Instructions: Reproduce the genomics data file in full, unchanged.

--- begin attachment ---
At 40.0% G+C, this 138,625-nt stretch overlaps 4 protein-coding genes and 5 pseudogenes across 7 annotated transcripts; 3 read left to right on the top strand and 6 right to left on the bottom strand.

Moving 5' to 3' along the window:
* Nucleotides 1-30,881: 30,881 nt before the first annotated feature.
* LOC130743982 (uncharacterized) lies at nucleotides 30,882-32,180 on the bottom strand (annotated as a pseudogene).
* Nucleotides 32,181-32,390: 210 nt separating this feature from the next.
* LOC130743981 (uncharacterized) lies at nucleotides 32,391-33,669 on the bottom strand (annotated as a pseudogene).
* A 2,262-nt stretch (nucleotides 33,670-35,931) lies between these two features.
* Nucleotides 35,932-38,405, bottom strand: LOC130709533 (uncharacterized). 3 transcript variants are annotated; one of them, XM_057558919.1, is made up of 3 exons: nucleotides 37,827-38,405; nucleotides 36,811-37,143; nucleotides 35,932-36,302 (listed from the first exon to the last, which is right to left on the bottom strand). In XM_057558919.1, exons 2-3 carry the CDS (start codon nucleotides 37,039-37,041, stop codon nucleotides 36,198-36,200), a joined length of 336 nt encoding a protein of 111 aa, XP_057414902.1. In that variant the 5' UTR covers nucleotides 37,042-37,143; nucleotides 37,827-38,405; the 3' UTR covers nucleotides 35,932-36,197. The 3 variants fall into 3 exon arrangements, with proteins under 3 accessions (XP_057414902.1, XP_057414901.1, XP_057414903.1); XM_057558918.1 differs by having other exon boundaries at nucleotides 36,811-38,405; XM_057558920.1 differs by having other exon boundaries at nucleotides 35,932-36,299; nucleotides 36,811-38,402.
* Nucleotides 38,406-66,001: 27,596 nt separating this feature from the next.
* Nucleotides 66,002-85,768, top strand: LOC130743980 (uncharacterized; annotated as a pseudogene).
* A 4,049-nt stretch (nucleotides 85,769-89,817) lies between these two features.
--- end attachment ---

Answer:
At 40.0% G+C, this 138,625-nt stretch overlaps 4 protein-coding genes and 5 pseudogenes across 7 annotated transcripts; 3 read left to right on the top strand and 6 right to left on the bottom strand.

Moving 5' to 3' along the window:
* Nucleotides 1-30,881: 30,881 nt before the first annotated feature.
* LOC130743982 (uncharacterized) lies at nucleotides 30,882-32,180 on the bottom strand (annotated as a pseudogene).
* Nucleotides 32,181-32,390: 210 nt separating this feature from the next.
* LOC130743981 (uncharacterized) lies at nucleotides 32,391-33,669 on the bottom strand (annotated as a pseudogene).
* A 2,262-nt stretch (nucleotides 33,670-35,931) lies between these two features.
* Nucleotides 35,932-38,405, bottom strand: LOC130709533 (uncharacterized). 3 transcript variants are annotated; one of them, XM_057558919.1, is made up of 3 exons: nucleotides 37,827-38,405; nucleotides 36,811-37,143; nucleotides 35,932-36,302 (listed from the first exon to the last, which is right to left on the bottom strand). In XM_057558919.1, exons 2-3 carry the CDS (start codon nucleotides 37,039-37,041, stop codon nucleotides 36,198-36,200), a joined length of 336 nt encoding a protein of 111 aa, XP_057414902.1. In that variant the 5' UTR covers nucleotides 37,042-37,143; nucleotides 37,827-38,405; the 3' UTR covers nucleotides 35,932-36,197. The 3 variants fall into 3 exon arrangements, with proteins under 3 accessions (XP_057414902.1, XP_057414901.1, XP_057414903.1); XM_057558918.1 differs by having other exon boundaries at nucleotides 36,811-38,405; XM_057558920.1 differs by having other exon boundaries at nucleotides 35,932-36,299; nucleotides 36,811-38,402.
* Nucleotides 38,406-66,001: 27,596 nt separating this feature from the next.
* Nucleotides 66,002-85,768, top strand: LOC130743980 (uncharacterized; annotated as a pseudogene).
* A 4,049-nt stretch (nucleotides 85,769-89,817) lies between these two features.